but , I will say this, if it was me and Dr Ed judging together,, I would prolly have to give in to experience if we didn't agree,..... Prolly be fun to watch though!

    Gooser
    Since the flier is not always the last bird down, is not always "shot out of the test ", or the shortest mark my original questions stand! What if the flier is at 350 yards, shot first, and retired? What if it's second? Does that make a difference?
    Last edited by EdA; 06-05-2013 at 10:11 PM.

  7. #7
    Senior Member MooseGooser's Avatar
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    Quote Originally Posted by EdA View Post
    Since the flier is not always the last bird down, is not always "shot out of the test ", or the shortest mark my original questions stand! What if the flier is at 350 yards, shot first, and retired? What if it's second? Does that make a difference?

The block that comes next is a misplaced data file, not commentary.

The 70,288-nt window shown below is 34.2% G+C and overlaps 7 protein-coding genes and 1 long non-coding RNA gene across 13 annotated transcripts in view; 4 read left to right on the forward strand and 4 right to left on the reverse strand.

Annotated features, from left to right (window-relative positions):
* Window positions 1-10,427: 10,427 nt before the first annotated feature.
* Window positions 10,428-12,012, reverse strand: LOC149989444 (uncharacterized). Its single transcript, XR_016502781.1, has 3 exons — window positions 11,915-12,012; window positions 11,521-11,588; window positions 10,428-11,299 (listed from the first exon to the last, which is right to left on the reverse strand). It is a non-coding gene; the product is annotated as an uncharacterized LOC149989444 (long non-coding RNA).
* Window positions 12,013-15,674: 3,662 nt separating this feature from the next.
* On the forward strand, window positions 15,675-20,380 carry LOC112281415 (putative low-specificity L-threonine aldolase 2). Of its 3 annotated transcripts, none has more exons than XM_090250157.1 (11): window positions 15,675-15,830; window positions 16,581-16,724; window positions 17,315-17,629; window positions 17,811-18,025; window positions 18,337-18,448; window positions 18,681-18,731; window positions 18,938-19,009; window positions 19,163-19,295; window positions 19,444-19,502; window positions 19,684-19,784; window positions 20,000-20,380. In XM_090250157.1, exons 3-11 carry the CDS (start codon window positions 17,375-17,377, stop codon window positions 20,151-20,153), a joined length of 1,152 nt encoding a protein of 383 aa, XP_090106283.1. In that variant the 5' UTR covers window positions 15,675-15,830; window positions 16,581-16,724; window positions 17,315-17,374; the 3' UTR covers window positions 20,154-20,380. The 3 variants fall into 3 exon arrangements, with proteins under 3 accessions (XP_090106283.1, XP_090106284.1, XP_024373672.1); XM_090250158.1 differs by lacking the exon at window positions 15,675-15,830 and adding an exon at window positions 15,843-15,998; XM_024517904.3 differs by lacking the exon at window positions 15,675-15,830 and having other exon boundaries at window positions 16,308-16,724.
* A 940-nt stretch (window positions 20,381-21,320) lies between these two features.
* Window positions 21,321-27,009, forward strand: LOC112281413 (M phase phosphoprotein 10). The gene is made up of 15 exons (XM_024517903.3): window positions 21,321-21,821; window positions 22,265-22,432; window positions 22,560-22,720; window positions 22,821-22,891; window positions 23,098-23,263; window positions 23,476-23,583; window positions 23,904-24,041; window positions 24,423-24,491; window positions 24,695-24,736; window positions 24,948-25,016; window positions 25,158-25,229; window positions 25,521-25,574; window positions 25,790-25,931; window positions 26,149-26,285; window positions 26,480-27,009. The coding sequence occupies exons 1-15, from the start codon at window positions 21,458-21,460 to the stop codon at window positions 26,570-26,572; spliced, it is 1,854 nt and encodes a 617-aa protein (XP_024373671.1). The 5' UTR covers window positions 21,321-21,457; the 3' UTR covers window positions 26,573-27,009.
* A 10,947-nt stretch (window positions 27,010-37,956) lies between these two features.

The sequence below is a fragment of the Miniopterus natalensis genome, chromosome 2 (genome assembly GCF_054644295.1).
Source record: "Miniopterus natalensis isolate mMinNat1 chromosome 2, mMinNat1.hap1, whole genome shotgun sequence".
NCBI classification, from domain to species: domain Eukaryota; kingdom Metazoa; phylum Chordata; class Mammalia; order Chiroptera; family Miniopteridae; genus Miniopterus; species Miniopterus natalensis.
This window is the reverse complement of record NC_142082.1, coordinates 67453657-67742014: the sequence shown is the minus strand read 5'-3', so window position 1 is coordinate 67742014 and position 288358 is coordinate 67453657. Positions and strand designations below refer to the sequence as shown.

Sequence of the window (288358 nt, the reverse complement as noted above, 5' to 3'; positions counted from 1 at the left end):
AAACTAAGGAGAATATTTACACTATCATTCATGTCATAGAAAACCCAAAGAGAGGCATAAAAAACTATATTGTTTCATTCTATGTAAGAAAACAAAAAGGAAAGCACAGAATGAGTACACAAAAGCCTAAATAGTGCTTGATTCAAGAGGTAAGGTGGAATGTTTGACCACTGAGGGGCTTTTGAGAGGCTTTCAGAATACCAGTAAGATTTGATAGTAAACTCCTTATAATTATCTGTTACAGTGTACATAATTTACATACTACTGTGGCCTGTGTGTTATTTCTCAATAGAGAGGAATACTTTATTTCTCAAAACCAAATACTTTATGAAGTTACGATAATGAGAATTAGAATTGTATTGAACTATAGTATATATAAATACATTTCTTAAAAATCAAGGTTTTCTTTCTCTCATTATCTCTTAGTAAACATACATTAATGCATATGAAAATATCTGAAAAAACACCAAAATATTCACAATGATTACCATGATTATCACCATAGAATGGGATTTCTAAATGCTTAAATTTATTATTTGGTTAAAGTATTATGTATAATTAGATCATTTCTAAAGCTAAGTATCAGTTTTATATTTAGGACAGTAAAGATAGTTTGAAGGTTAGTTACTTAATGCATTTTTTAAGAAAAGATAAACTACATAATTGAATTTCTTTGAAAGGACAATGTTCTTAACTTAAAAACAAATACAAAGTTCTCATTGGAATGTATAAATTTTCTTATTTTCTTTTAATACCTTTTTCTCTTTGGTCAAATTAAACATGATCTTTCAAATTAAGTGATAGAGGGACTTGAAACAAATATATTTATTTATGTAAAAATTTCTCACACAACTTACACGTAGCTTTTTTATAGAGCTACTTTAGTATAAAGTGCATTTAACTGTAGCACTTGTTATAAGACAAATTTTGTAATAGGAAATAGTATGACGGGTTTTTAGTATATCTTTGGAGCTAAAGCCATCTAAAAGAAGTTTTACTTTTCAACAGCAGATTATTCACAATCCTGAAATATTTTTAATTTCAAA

Yes!

    I did say in my reply that I would take into consideration the factors involved as to how large the AOF would be.

    distance, and order in the triple, would be a couple of factorsthen.


    Why do I have this strange feeling of being a very juvenile ,gullible Brown trout, and Ed ha just drifted a elk hair caddis perfectly over my head?

    It is far easier to spit on the work of others than it is to produce something better yourself.
    Brynmoors Prairie Sage JH ​(Sage) Just a dang fool huntin Dawg
    HRCH Calypso Seven Bales High SH (Bailey)
    HR Calypso Zoomin Loosies Mad Hader (Maddi) We loved you baby. R.I.P.
    FlatLanders Broken Pistol Ricochet SH (Flinch)


    My Christian Name is Michael Baker..
    I have gone by "Gooser" since I was a "gossling"

  8. #8
    Senior Member EdA's Avatar